The Bible or Life: Which comes first?

Much religious conversation between Christians and non-Christians is a non-starter: it’s over before it even begins.  Why?  Because before any discussion begins the parties typically have radically opposing views about how to understand human existence.

Here Christians effectively insist: think like me (i.e., accept my beliefs on faith) and then you’ll understand Christianity—and so all of reality—correctly.  Non-Christians, for reasons that I’ve already discussed, find this offensive and effectively insist: think (i.e., get in touch with reality, like the rest of us) and then you’ll understand the world (and Christian belief) correctly.

This antithesis represents the different answers that we hold about starting points: which comes first, Christian belief or life experience?

Most Christians that I know do not even recognize this as being a question.  In other words, most Christians have an implicit ‘answer’ that is short and decisive: the Bible conditions how we understand existence.  Full stop.  Any other view contradicts their beliefs and so must be wrong.  For most non-Christians that I know the question, when given any air time, is less implicit but the response no less short and decisive: existence conditions how we understand the Bible.  Full stop.  Any other view is illogical because it negates experience, and so must be wrong.

Yet both of these views fall prey to reductionism: the claim that we can only understand matters in one way (or else be wrong).  And the result of reductionism is polarization: holding an absolute position that precludes dialogue, just as I have described above.

Strikingly though, I think that both parties are right and wrong: truth need neither be circumscribed by a certain belief system nor limited to a given groups’ rationality or experience.  In other words, both views require re-formulation because both fail to reflect both the complexity / diversity of human existence and the specificity of the biblical text.

Let’s start with the typical Christian perspective.  When Christians consider (and do not dismiss) the above question, how do they respond?  A Christian professor of mine did so by citing what he called the Christian tetralectic (or “Wesleyan Quadrilateral”).  He suggested that in order to arrive at truth Christian thinking draws from four sources: Scripture, tradition, reason, and experience.  When asked how to adjudicate between them when they are in conflict, he responded that a Christian should always privilege Scripture.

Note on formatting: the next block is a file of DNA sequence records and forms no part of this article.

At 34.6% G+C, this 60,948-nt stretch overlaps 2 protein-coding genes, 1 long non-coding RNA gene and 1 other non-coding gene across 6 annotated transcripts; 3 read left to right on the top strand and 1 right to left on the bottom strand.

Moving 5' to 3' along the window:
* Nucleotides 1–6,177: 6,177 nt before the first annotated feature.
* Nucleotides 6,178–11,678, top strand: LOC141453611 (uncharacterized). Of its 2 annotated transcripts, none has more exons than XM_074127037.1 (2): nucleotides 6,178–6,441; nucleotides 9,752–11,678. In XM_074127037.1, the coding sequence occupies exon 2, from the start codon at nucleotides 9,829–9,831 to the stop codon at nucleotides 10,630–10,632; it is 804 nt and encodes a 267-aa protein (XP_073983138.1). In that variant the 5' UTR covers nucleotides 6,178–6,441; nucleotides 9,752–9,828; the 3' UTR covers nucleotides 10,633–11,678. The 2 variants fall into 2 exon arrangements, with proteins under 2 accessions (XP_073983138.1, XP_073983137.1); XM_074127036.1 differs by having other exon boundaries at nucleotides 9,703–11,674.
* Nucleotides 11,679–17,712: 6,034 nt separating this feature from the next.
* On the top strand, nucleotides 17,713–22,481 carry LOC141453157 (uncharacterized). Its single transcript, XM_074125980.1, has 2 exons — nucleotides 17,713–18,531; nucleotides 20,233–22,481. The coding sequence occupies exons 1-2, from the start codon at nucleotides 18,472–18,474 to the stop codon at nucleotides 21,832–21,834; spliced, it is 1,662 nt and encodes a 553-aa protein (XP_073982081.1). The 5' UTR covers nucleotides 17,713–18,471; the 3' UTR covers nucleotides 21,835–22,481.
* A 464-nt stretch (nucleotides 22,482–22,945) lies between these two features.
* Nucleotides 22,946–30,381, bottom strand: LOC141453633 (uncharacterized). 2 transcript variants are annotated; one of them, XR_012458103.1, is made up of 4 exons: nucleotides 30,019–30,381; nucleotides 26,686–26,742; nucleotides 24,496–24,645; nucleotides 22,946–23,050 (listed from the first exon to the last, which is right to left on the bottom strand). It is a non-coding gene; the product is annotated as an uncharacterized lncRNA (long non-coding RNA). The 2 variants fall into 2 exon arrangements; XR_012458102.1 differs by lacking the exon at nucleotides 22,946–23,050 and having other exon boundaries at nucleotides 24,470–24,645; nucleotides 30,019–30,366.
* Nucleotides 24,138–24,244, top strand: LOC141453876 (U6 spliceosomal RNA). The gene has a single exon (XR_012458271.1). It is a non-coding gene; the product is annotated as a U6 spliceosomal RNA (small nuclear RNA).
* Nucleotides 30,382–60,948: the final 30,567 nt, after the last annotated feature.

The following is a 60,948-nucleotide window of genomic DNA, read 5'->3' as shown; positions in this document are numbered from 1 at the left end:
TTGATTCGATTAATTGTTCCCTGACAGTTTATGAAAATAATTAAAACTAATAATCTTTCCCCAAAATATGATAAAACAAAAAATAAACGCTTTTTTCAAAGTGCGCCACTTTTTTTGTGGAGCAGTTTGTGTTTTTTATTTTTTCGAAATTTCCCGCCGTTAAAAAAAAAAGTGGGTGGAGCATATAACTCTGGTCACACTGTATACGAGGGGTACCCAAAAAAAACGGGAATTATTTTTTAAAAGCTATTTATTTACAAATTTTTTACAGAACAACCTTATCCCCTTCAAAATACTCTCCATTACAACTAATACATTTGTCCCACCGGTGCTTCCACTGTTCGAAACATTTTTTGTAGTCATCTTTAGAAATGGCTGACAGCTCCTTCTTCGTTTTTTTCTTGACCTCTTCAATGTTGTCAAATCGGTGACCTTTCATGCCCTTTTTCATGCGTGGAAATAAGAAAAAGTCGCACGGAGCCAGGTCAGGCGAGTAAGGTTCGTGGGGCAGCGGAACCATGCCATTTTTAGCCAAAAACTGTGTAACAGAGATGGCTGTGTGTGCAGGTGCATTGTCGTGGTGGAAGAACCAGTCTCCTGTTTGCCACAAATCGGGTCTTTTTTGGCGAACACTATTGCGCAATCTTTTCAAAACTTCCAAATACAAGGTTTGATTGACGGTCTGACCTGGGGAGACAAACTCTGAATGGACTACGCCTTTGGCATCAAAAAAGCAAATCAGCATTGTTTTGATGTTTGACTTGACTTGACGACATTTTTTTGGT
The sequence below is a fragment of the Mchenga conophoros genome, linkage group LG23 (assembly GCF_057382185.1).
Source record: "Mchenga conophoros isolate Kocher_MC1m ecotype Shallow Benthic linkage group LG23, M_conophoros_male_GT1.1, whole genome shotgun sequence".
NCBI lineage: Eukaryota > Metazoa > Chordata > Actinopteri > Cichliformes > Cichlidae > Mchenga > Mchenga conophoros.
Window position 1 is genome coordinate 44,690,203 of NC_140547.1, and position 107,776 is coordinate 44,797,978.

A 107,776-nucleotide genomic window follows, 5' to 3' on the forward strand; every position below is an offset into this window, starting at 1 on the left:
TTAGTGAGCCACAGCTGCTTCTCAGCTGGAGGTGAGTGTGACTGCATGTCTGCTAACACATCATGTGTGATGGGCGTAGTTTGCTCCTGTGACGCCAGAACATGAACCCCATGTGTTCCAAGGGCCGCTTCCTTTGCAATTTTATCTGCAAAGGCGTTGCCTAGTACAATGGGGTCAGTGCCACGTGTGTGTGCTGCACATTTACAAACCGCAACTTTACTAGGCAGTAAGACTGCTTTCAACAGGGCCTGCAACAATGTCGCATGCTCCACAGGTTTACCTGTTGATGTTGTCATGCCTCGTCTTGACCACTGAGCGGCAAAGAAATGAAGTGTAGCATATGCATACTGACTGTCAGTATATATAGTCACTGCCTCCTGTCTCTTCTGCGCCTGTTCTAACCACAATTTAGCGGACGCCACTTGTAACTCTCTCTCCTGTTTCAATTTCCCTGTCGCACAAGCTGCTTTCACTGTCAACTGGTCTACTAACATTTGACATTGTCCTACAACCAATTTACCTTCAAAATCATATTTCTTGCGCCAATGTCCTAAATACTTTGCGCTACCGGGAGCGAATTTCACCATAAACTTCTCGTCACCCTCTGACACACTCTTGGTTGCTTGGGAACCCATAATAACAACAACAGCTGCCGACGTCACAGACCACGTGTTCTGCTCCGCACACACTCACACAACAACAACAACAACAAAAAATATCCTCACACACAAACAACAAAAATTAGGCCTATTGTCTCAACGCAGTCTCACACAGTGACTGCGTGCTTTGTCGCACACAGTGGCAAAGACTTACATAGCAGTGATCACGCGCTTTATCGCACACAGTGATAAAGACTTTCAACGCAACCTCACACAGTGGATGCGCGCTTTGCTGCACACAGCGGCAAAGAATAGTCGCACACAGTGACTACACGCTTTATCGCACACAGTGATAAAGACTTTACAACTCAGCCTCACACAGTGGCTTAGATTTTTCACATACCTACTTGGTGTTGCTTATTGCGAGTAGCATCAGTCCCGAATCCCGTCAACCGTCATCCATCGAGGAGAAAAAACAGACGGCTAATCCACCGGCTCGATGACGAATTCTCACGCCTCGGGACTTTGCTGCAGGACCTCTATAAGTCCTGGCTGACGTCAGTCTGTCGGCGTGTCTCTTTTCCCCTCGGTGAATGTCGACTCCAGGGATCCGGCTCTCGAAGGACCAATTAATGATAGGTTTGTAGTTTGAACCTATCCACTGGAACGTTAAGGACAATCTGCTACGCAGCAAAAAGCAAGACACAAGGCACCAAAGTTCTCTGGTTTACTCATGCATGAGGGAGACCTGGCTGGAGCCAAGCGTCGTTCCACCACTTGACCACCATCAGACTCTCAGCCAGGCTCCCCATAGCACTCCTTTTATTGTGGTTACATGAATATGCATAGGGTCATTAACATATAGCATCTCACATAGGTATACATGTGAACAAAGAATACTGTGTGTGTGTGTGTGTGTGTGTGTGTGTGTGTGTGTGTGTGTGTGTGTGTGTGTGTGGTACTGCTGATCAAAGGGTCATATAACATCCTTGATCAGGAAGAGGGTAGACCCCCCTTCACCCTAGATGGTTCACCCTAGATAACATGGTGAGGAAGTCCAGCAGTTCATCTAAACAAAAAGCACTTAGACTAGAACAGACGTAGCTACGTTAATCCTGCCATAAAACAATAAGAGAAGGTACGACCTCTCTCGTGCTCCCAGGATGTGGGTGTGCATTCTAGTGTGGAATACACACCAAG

His model assumes that Christianity is good and the Bible is valuable, which indeed it may be.  Yet it fails to assume that Christianity can also be bad and the Bible problematic.

Here are two examples:

First, a philosopher referred to writing as two-edged sword—a “Pharmikon,” he called it.  In brief, writing is valuable for recording events and can contain, and present things in a manner that speech cannot.  Yet writing is problematic in that it effectively replaces memory and can give the appearance of knowledge without any real understanding.

The role of the Bible as Scripture, a text that is determinative for life and practice, is similar.  Scripture helps Christians to understand who God is and what Christian practice is about, but can be problematic when Christians equate these understandings with God and with practicing the Christian life.

Second, the problem becomes worse—and the solution more inaccessible—when entire Christian contexts are characterized by corruption or dysfunction (as the corrupt church in Nazi Germany / apartheid South Africa, but also the dysfunctional church as characterized by over-confidence and informed by a good portion of current, biblical hermeneutics).

Within such contexts the only endorsed interpretations of Scripture are those that validate (and so perpetuate) this very context.  Yet one can only reject such corruption or dysfunctionality by privileging one’s experience and understanding over such interpretations of Scripture.1

While the discussion is much longer, this highlights the need for a crucial modification to my former professor’ model: where his embraces faith (in Scripture, in reason, in experience, in tradition) we need also suspicion.  And we need not only suspicion of others but also the ability to re-orient it towards ourselves.

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  1. Many Christians insist that what actually happens in such cases is that better interpretations replace poorer interpretations, but this is inaccurate: within these Christian contexts such resources simply are not available because the prevailing interpretations represent standards of faithfulness for the community (and so embracing other perspectives is only a possibility for those already outside / moving out of the community).  Thus the catalyst for change is not Scripture but experience, which then may inform future (and better) interpretations of Scripture.

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